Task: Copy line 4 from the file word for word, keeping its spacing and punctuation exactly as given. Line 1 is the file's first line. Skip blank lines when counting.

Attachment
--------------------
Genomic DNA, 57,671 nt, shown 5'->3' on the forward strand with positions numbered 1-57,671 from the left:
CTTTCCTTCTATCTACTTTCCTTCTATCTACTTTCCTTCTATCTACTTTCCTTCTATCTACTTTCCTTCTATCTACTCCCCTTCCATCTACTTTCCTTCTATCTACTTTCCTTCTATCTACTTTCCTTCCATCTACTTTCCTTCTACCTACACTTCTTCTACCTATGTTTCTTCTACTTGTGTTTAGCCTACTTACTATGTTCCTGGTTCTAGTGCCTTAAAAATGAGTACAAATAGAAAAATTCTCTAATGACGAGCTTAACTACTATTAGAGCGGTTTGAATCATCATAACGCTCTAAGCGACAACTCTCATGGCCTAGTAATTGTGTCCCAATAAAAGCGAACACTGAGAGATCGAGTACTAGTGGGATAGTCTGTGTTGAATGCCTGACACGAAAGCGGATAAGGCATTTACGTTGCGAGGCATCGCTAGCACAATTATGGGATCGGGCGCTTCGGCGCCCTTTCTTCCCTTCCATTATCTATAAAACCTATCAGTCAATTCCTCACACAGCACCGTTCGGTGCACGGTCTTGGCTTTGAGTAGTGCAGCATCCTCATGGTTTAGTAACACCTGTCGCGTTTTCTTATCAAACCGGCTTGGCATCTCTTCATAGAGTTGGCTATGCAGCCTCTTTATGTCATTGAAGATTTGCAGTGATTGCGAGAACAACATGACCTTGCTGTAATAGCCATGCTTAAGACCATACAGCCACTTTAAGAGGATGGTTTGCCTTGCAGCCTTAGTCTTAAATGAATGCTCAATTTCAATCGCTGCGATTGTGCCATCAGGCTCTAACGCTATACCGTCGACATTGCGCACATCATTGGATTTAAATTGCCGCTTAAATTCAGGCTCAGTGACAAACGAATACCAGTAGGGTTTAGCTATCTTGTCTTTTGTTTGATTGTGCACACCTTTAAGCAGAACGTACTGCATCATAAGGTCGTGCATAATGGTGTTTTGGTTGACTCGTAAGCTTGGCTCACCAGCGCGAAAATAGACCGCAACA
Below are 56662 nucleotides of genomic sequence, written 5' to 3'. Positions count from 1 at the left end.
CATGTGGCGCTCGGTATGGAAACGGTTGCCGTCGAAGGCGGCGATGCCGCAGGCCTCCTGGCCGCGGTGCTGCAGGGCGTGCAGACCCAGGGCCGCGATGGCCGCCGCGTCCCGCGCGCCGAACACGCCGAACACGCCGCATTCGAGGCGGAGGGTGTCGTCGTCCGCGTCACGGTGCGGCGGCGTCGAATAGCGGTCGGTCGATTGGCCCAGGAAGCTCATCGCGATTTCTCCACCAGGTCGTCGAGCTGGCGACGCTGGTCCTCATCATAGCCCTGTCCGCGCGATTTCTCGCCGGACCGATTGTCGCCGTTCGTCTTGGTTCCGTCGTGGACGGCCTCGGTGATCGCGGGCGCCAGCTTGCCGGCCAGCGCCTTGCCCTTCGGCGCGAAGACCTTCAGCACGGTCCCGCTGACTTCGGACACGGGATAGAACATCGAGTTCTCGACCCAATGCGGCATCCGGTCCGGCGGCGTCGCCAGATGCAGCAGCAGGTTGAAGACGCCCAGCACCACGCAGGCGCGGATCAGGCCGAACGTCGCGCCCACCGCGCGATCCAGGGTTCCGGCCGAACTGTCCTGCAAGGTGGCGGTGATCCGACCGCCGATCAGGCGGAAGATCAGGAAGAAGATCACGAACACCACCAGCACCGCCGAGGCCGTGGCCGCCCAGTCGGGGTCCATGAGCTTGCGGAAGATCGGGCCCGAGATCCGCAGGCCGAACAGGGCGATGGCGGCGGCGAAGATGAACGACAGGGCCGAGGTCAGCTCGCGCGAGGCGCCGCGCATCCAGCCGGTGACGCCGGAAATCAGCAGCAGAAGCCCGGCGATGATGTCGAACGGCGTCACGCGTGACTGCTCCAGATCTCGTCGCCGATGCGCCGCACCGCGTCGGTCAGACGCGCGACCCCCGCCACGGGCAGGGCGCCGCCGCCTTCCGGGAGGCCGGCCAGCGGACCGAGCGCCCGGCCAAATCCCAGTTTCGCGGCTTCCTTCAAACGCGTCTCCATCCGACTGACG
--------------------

CATGTGGCGCTCGGTATGGAAACGGTTGCCGTCGAAGGCGGCGATGCCGCAGGCCTCCTGGCCGCGGTGCTGCAGGGCGTGCAGACCCAGGGCCGCGATGGCCGCCGCGTCCCGCGCGCCGAACACGCCGAACACGCCGCATTCGAGGCGGAGGGTGTCGTCGTCCGCGTCACGGTGCGGCGGCGTCGAATAGCGGTCGGTCGATTGGCCCAGGAAGCTCATCGCGATTTCTCCACCAGGTCGTCGAGCTGGCGACGCTGGTCCTCATCATAGCCCTGTCCGCGCGATTTCTCGCCGGACCGATTGTCGCCGTTCGTCTTGGTTCCGTCGTGGACGGCCTCGGTGATCGCGGGCGCCAGCTTGCCGGCCAGCGCCTTGCCCTTCGGCGCGAAGACCTTCAGCACGGTCCCGCTGACTTCGGACACGGGATAGAACATCGAGTTCTCGACCCAATGCGGCATCCGGTCCGGCGGCGTCGCCAGATGCAGCAGCAGGTTGAAGACGCCCAGCACCACGCAGGCGCGGATCAGGCCGAACGTCGCGCCCACCGCGCGATCCAGGGTTCCGGCCGAACTGTCCTGCAAGGTGGCGGTGATCCGACCGCCGATCAGGCGGAAGATCAGGAAGAAGATCACGAACACCACCAGCACCGCCGAGGCCGTGGCCGCCCAGTCGGGGTCCATGAGCTTGCGGAAGATCGGGCCCGAGATCCGCAGGCCGAACAGGGCGATGGCGGCGGCGAAGATGAACGACAGGGCCGAGGTCAGCTCGCGCGAGGCGCCGCGCATCCAGCCGGTGACGCCGGAAATCAGCAGCAGAAGCCCGGCGATGATGTCGAACGGCGTCACGCGTGACTGCTCCAGATCTCGTCGCCGATGCGCCGCACCGCGTCGGTCAGACGCGCGACCCCCGCCACGGGCAGGGCGCCGCCGCCTTCCGGGAGGCCGGCCAGCGGACCGAGCGCCCGGCCAAATCCCAGTTTCGCGGCTTCCTTCAAACGCGTCTCCATCCGACTGACG